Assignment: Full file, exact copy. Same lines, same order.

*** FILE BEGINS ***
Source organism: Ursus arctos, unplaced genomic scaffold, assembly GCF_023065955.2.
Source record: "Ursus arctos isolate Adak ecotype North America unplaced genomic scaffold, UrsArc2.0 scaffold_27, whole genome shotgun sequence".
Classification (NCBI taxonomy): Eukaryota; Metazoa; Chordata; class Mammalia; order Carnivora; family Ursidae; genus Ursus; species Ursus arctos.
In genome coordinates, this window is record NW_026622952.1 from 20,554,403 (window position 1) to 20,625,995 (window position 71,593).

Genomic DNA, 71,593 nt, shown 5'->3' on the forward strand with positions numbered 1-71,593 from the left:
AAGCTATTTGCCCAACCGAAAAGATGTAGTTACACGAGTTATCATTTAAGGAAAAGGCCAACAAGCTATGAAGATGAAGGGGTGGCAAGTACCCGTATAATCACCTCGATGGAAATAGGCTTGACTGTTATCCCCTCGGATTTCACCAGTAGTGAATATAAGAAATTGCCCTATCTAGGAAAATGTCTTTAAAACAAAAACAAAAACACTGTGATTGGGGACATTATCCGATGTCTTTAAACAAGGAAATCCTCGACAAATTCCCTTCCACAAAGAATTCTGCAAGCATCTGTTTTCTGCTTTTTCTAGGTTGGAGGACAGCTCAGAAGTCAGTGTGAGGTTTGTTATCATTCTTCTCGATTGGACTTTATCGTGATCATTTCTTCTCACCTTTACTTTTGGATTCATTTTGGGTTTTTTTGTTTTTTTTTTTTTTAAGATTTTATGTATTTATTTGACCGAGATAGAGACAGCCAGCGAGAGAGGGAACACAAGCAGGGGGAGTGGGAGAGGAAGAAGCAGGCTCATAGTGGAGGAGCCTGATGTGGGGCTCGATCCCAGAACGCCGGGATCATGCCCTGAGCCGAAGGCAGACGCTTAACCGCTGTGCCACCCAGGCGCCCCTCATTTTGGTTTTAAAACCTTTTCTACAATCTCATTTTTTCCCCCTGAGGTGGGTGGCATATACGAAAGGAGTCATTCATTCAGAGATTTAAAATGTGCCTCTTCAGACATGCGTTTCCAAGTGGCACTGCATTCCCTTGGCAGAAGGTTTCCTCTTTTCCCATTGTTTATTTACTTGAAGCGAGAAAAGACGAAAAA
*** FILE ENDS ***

Source organism: Ursus arctos, unplaced genomic scaffold, assembly GCF_023065955.2.
Source record: "Ursus arctos isolate Adak ecotype North America unplaced genomic scaffold, UrsArc2.0 scaffold_27, whole genome shotgun sequence".
Classification (NCBI taxonomy): Eukaryota; Metazoa; Chordata; class Mammalia; order Carnivora; family Ursidae; genus Ursus; species Ursus arctos.
In genome coordinates, this window is record NW_026622952.1 from 20,554,403 (window position 1) to 20,625,995 (window position 71,593).

Genomic DNA, 71,593 nt, shown 5'->3' on the forward strand with positions numbered 1-71,593 from the left:
AAGCTATTTGCCCAACCGAAAAGATGTAGTTACACGAGTTATCATTTAAGGAAAAGGCCAACAAGCTATGAAGATGAAGGGGTGGCAAGTACCCGTATAATCACCTCGATGGAAATAGGCTTGACTGTTATCCCCTCGGATTTCACCAGTAGTGAATATAAGAAATTGCCCTATCTAGGAAAATGTCTTTAAAACAAAAACAAAAACACTGTGATTGGGGACATTATCCGATGTCTTTAAACAAGGAAATCCTCGACAAATTCCCTTCCACAAAGAATTCTGCAAGCATCTGTTTTCTGCTTTTTCTAGGTTGGAGGACAGCTCAGAAGTCAGTGTGAGGTTTGTTATCATTCTTCTCGATTGGACTTTATCGTGATCATTTCTTCTCACCTTTACTTTTGGATTCATTTTGGGTTTTTTTGTTTTTTTTTTTTTTAAGATTTTATGTATTTATTTGACCGAGATAGAGACAGCCAGCGAGAGAGGGAACACAAGCAGGGGGAGTGGGAGAGGAAGAAGCAGGCTCATAGTGGAGGAGCCTGATGTGGGGCTCGATCCCAGAACGCCGGGATCATGCCCTGAGCCGAAGGCAGACGCTTAACCGCTGTGCCACCCAGGCGCCCCTCATTTTGGTTTTAAAACCTTTTCTACAATCTCATTTTTTCCCCCTGAGGTGGGTGGCATATACGAAAGGAGTCATTCATTCAGAGATTTAAAATGTGCCTCTTCAGACATGCGTTTCCAAGTGGCACTGCATTCCCTTGGCAGAAGGTTTCCTCTTTTCCCATTGTTTATTTACTTGAAGCGAGAAAAGACGAAAAA